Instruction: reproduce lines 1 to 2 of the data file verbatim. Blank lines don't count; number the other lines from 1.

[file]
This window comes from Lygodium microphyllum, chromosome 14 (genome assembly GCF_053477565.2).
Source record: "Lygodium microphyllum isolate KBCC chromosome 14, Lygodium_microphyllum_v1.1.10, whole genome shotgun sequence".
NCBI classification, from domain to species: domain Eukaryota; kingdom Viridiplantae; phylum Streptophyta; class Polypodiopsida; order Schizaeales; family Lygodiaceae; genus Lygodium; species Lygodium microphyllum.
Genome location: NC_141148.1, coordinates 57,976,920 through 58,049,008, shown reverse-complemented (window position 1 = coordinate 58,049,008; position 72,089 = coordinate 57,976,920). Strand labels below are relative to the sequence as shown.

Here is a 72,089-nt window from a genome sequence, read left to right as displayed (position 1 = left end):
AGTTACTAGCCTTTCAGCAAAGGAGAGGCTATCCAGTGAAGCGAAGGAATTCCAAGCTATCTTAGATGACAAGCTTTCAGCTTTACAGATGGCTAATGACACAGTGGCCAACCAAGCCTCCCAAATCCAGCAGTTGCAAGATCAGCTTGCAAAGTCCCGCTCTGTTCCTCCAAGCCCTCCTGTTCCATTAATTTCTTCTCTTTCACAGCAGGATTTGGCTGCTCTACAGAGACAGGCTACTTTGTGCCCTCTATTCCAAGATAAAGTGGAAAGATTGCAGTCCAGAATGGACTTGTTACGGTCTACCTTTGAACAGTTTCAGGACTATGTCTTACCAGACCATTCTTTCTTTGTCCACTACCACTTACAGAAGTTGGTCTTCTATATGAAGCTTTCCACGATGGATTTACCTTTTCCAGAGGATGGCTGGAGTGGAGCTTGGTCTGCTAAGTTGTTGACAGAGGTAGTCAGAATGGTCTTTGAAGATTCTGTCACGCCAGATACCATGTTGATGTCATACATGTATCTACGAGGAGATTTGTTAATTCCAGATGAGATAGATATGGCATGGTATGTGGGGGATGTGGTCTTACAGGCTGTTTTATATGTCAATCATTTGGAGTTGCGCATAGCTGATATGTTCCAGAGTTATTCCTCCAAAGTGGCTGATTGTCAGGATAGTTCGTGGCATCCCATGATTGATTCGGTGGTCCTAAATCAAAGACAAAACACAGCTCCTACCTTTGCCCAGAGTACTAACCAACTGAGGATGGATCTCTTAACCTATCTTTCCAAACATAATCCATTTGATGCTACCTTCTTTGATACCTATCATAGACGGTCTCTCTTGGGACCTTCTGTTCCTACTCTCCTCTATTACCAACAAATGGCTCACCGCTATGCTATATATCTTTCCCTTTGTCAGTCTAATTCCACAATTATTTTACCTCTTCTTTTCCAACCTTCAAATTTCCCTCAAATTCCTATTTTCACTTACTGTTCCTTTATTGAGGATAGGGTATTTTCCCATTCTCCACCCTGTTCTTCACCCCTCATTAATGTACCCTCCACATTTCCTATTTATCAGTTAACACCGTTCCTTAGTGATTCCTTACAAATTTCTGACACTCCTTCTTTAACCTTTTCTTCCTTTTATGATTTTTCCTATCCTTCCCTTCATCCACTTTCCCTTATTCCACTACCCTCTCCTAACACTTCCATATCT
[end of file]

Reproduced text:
This window comes from Lygodium microphyllum, chromosome 14 (genome assembly GCF_053477565.2).
Source record: "Lygodium microphyllum isolate KBCC chromosome 14, Lygodium_microphyllum_v1.1.10, whole genome shotgun sequence".